We’ve all heard of fairy tales, and they usually have horrible endings or a happily ever after. What happens if the stories continued when the books stopped, and somehow those characters were pulled into the real world to live right under our noses? How would humans react to seeing The Beast or Mr. Toad right before their eyes? Would we embrace them, or hunt them out of fear of the unknown. That’s a place that Fables don’t want to be, and it’s up to B.B. to stop that from happening.
Those that came from the fairy tale world now live in a section of New York City that they call Fabletown. Bigby Wolf or as he’s better known, The Big Bad Wolf, is the Sheriff in charge of keeping Fables in line. He’s done a great job so far at keeping people from walking around in public in their true forms, but something devilish has changed the town forever. Fables are damn near impervious to harm, you can stab them, shoot them, and they will probably just shake it off. So that makes the act of actually killing another Fable a torturous event.
B.B. is burdened with finding the killer of a young woman he saved earlier that day. He works together with the icy Snow White to speak with other Fables and find a culprit. Like most detective stories, B.B. will spiral down the rabbit hole and find out that this murder is far from simple. It’s a well-done mystery when viewed in its entirety. There are rare gaps that don’t exactly fit in completely with the ongoing mystery at times, but that seems to be the work of manufactured choice options.
My only gripe with the story is that it doesn’t really allow you to be a detective in the full scope of things. Maybe it’s because Bigby doesn’t seem at all like a good detective. He’s keen on observation but not actually at putting things together well. The end focus tends to be about his eternal struggle with becoming a monster. Hell… I think the only real investigating happens on the third chapter, the rest is about intimidating people and fighting monsters.
You will wander around the city as Bigby checking up on leads, and speaking to various Fables at their places of leisure. It’s an interactive story that allows you to choose your own adventure, but with less actual impact on the storyline itself. It’s what you should expect from a Telltale title or any adventure game that ever existed. Actual freedom is limited to what’s happening in the story at the time. Choices will appear for Bigby to head to different locations to save a life, or chase after a suspect.
Like I mentioned before, some of the choices don’t make much sense in the long run. Most of them feel as if they could have been excluded completely. I think Telltale has adapted to making so many games with choices, that they feel the need to put filler choices in their games because it is expected of them. The portions where the player actually investigates for information are far and few between.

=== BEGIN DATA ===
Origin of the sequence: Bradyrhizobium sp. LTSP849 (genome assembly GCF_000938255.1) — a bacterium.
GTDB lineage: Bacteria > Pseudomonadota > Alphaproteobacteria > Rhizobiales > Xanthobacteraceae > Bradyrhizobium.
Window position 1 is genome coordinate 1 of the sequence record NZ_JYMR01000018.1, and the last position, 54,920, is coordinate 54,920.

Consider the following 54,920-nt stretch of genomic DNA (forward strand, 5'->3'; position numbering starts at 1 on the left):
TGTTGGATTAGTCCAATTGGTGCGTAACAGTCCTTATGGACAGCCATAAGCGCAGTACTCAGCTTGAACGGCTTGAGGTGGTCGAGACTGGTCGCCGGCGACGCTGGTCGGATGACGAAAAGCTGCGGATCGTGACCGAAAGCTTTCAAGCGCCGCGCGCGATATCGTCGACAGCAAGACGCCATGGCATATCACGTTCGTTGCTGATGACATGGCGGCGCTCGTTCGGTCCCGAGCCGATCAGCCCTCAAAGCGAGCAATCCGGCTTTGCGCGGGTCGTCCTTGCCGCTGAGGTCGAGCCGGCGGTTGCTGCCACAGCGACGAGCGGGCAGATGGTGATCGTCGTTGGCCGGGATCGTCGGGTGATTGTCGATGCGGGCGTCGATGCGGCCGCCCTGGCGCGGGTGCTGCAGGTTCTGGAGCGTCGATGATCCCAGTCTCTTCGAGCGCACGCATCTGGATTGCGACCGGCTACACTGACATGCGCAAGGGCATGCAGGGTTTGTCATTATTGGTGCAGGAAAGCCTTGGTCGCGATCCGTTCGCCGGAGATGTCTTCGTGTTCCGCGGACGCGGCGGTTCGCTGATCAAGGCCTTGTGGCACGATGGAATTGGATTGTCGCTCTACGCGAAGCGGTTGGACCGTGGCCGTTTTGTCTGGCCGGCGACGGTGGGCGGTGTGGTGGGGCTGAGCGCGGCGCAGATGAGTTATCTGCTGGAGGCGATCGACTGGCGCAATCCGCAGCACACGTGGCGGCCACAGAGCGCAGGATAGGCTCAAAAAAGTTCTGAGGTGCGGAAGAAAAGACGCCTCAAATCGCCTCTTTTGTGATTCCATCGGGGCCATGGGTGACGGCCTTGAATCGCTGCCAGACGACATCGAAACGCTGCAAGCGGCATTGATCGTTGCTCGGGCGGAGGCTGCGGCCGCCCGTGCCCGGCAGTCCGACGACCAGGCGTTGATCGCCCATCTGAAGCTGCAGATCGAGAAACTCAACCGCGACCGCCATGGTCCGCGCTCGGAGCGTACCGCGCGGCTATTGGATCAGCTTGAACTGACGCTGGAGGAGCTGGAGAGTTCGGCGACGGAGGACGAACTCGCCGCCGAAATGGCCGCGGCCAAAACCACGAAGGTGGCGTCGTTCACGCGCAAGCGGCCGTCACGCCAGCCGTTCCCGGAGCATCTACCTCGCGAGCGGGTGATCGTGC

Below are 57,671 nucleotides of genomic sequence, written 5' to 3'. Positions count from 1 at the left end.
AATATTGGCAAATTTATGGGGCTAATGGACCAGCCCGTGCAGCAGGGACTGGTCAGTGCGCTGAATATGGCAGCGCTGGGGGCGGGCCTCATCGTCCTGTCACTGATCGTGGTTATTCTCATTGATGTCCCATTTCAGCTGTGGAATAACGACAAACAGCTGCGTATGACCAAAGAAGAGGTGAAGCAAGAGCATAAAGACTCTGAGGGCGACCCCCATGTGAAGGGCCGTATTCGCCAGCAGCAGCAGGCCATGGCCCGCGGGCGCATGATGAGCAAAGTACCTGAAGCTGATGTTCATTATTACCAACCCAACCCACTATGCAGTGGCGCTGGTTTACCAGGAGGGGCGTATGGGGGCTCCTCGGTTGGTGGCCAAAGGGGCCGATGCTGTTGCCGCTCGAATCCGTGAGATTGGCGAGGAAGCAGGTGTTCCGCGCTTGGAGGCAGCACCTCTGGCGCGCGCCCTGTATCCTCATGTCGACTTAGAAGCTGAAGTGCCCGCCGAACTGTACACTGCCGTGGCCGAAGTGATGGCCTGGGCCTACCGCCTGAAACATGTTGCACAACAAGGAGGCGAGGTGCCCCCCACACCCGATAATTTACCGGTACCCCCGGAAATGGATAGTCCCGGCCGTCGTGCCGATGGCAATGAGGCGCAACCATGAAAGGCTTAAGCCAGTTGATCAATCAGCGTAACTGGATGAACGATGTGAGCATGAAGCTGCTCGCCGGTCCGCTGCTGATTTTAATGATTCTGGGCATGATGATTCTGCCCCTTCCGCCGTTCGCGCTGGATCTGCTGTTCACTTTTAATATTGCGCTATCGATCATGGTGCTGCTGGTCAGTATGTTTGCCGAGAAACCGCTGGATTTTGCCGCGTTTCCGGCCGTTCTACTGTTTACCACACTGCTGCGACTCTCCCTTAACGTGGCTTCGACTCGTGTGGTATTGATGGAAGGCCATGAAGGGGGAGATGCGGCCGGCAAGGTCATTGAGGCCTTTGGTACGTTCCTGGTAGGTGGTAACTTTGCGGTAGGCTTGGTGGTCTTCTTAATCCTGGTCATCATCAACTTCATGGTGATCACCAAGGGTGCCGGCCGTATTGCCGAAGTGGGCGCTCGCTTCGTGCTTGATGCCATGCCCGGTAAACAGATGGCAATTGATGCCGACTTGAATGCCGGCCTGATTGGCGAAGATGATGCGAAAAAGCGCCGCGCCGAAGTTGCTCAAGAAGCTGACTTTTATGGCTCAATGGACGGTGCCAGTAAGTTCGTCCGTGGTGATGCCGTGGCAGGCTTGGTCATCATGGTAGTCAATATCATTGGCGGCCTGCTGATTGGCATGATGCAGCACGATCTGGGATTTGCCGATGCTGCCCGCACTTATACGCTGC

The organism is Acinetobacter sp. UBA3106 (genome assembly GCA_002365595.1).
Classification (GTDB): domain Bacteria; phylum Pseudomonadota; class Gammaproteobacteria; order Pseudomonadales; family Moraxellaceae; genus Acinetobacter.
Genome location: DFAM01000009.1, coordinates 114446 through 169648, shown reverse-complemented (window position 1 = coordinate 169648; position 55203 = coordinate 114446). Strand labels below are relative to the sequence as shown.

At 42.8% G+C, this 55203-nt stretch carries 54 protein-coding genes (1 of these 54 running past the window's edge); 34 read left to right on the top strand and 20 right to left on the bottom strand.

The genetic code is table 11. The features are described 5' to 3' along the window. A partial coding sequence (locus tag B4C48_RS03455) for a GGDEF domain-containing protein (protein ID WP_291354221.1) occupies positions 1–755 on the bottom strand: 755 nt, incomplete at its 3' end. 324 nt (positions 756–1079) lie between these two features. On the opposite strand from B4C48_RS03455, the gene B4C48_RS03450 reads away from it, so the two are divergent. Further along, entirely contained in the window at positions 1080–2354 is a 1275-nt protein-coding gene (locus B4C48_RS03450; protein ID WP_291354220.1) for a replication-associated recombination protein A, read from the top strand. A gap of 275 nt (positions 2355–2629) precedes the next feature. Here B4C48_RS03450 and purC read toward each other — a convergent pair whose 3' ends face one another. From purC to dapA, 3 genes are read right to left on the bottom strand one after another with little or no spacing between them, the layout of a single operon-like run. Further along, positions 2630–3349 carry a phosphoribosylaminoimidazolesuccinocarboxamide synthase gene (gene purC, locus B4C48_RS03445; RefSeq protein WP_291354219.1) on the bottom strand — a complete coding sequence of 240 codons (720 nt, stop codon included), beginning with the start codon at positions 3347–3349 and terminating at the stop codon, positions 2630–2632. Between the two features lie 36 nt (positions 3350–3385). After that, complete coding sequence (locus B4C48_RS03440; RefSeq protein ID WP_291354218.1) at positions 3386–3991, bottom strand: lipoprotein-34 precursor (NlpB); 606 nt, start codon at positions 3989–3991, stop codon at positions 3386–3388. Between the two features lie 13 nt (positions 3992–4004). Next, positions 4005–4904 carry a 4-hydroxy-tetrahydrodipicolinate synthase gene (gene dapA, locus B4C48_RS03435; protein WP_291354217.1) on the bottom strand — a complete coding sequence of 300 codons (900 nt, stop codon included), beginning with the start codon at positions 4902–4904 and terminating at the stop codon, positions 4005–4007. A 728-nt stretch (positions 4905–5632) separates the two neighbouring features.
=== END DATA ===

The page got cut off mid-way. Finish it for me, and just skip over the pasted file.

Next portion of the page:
It all tends to be about casually searching for items in a set room until Bigby finally figures it out for himself. The actual functionality that allows the player to feel as if they are invested will happen at a casual level. Which is a bit frustrating when a game like Phoenix Wright has more to do than an adventure game. The need to figure out cool puzzles, combine items, or anything requiring thought – is relatively low
The Wolf Among Us is possibly the best looking adventure title that Telltale has ever graced us with. It has some vivid color patterns, fantastic backdrops, and excellent animations that bring many a wondrous creatures to life. Compared to The Walking Dead series, the Wolf Among Us excels a bit more at copying the art of a comic book. The voice acting matches the splendid visuals, with a great cast to accompany the Fabled characters. Adam Harrington excels at playing Bigby Wolf, but excellent interactions with side characters like Mr. Toad make for a believable world.
It’s an adventure game for the masses, and that’s not meant as a derogative term. Story trumps gameplay in most Telltale titles, and The Wolf Among Us delivers that in spades. The moments of tension, thrills, and the need to understand each character is the heart of the media. Studying how Bigby relates with the townsfolk that he’s been terrorizing his entire life is entertaining. Bigby will always struggle between the battle against becoming the Wolf or being the Sheriff, and that’s no easy feat when everyone hates your guts.
Bigby’s journey is like reading a great book that you can slightly interact with. You won’t feel as if you’ve accomplished much from the gameplay, but you will enjoy the story on the way there. The Wolf Among Us receives a “Wait for a Sale” from Geek Citadel. This is a game about interacting with QTE’s and barely about using adventure game mechanics. However, that doesn’t stop it from telling an excellent story and being well worth the trip to Fabletown.
*This game was provided by the publisher for review*